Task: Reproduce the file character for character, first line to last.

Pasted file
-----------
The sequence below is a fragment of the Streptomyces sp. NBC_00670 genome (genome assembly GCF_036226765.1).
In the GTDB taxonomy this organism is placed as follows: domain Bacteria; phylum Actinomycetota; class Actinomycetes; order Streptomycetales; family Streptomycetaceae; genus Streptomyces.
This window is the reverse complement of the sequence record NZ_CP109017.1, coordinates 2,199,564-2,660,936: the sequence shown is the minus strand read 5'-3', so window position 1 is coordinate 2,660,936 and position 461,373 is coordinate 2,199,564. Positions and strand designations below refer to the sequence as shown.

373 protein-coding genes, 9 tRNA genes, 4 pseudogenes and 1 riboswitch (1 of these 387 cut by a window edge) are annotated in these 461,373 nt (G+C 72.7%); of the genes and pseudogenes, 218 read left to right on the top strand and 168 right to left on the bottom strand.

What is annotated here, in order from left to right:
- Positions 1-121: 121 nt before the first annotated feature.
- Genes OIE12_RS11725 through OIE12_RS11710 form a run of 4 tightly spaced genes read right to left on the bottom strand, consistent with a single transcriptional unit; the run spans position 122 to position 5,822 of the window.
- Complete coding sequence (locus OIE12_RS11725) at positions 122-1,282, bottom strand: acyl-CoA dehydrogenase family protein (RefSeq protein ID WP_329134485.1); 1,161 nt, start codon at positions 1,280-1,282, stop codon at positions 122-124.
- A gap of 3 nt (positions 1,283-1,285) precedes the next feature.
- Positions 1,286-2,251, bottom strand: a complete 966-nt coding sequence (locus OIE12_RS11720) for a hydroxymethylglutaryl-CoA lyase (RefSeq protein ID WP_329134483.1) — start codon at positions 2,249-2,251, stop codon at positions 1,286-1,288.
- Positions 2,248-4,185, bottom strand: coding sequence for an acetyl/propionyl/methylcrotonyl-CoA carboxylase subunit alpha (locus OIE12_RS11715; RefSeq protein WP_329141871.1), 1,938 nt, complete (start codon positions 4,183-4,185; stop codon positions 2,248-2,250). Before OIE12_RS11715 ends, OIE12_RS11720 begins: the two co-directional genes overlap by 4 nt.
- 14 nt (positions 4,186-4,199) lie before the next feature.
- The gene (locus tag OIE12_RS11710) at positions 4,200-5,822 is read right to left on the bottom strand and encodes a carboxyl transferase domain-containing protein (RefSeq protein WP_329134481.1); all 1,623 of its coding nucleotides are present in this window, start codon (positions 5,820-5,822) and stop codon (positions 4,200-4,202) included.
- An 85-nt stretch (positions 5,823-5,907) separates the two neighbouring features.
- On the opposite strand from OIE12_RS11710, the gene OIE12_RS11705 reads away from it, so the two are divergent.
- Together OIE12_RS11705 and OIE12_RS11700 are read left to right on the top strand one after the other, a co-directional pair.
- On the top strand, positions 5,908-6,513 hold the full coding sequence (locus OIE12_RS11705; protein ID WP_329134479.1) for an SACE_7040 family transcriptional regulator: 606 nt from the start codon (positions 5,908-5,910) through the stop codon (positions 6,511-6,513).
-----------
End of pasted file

The sequence below is a fragment of the Streptomyces sp. NBC_00670 genome (genome assembly GCF_036226765.1).
In the GTDB taxonomy this organism is placed as follows: domain Bacteria; phylum Actinomycetota; class Actinomycetes; order Streptomycetales; family Streptomycetaceae; genus Streptomyces.
This window is the reverse complement of the sequence record NZ_CP109017.1, coordinates 2,199,564-2,660,936: the sequence shown is the minus strand read 5'-3', so window position 1 is coordinate 2,660,936 and position 461,373 is coordinate 2,199,564. Positions and strand designations below refer to the sequence as shown.

373 protein-coding genes, 9 tRNA genes, 4 pseudogenes and 1 riboswitch (1 of these 387 cut by a window edge) are annotated in these 461,373 nt (G+C 72.7%); of the genes and pseudogenes, 218 read left to right on the top strand and 168 right to left on the bottom strand.

What is annotated here, in order from left to right:
- Positions 1-121: 121 nt before the first annotated feature.
- Genes OIE12_RS11725 through OIE12_RS11710 form a run of 4 tightly spaced genes read right to left on the bottom strand, consistent with a single transcriptional unit; the run spans position 122 to position 5,822 of the window.
- Complete coding sequence (locus OIE12_RS11725) at positions 122-1,282, bottom strand: acyl-CoA dehydrogenase family protein (RefSeq protein ID WP_329134485.1); 1,161 nt, start codon at positions 1,280-1,282, stop codon at positions 122-124.
- A gap of 3 nt (positions 1,283-1,285) precedes the next feature.
- Positions 1,286-2,251, bottom strand: a complete 966-nt coding sequence (locus OIE12_RS11720) for a hydroxymethylglutaryl-CoA lyase (RefSeq protein ID WP_329134483.1) — start codon at positions 2,249-2,251, stop codon at positions 1,286-1,288.
- Positions 2,248-4,185, bottom strand: coding sequence for an acetyl/propionyl/methylcrotonyl-CoA carboxylase subunit alpha (locus OIE12_RS11715; RefSeq protein WP_329141871.1), 1,938 nt, complete (start codon positions 4,183-4,185; stop codon positions 2,248-2,250). Before OIE12_RS11715 ends, OIE12_RS11720 begins: the two co-directional genes overlap by 4 nt.
- 14 nt (positions 4,186-4,199) lie before the next feature.
- The gene (locus tag OIE12_RS11710) at positions 4,200-5,822 is read right to left on the bottom strand and encodes a carboxyl transferase domain-containing protein (RefSeq protein WP_329134481.1); all 1,623 of its coding nucleotides are present in this window, start codon (positions 5,820-5,822) and stop codon (positions 4,200-4,202) included.
- An 85-nt stretch (positions 5,823-5,907) separates the two neighbouring features.
- On the opposite strand from OIE12_RS11710, the gene OIE12_RS11705 reads away from it, so the two are divergent.
- Together OIE12_RS11705 and OIE12_RS11700 are read left to right on the top strand one after the other, a co-directional pair.
- On the top strand, positions 5,908-6,513 hold the full coding sequence (locus OIE12_RS11705; protein ID WP_329134479.1) for an SACE_7040 family transcriptional regulator: 606 nt from the start codon (positions 5,908-5,910) through the stop codon (positions 6,511-6,513).